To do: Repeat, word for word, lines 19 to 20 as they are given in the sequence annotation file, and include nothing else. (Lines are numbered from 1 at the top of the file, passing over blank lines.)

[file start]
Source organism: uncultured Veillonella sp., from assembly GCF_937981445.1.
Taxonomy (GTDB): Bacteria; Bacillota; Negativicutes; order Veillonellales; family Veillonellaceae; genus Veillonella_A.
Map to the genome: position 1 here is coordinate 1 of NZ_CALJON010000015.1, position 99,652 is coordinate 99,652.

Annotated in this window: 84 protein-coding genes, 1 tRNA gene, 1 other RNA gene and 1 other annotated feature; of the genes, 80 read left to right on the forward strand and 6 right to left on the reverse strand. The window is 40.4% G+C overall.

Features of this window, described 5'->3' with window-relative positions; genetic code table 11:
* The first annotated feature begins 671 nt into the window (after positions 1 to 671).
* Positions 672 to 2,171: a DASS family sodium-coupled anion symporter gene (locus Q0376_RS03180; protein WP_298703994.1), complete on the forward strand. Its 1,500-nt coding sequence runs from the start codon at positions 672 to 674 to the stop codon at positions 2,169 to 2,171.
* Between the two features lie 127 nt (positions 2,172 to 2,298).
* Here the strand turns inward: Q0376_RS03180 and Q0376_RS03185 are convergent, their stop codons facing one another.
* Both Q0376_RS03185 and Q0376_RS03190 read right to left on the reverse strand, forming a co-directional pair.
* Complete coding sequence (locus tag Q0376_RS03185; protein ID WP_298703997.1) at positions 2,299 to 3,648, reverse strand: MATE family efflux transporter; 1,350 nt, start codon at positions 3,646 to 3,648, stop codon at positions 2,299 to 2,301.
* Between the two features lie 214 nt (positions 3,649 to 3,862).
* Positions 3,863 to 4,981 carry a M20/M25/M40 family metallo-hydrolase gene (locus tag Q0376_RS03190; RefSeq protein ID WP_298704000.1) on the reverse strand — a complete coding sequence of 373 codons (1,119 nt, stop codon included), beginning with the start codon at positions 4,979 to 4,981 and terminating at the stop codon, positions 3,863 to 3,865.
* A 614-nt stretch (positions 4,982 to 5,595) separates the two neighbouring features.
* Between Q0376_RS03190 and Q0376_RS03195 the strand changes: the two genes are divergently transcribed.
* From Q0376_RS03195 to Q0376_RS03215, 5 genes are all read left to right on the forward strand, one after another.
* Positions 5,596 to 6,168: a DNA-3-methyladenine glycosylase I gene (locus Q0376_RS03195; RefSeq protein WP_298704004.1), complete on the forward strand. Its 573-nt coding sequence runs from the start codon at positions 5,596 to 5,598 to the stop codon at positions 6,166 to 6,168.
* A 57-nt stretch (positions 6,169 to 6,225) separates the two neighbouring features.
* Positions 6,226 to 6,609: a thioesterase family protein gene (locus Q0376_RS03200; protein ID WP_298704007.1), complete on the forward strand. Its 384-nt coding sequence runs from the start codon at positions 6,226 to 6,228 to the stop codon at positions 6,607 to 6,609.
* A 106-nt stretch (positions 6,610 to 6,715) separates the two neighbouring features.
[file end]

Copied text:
* Positions 6,226 to 6,609: a thioesterase family protein gene (locus Q0376_RS03200; protein ID WP_298704007.1), complete on the forward strand. Its 384-nt coding sequence runs from the start codon at positions 6,226 to 6,228 to the stop codon at positions 6,607 to 6,609.
* A 106-nt stretch (positions 6,610 to 6,715) separates the two neighbouring features.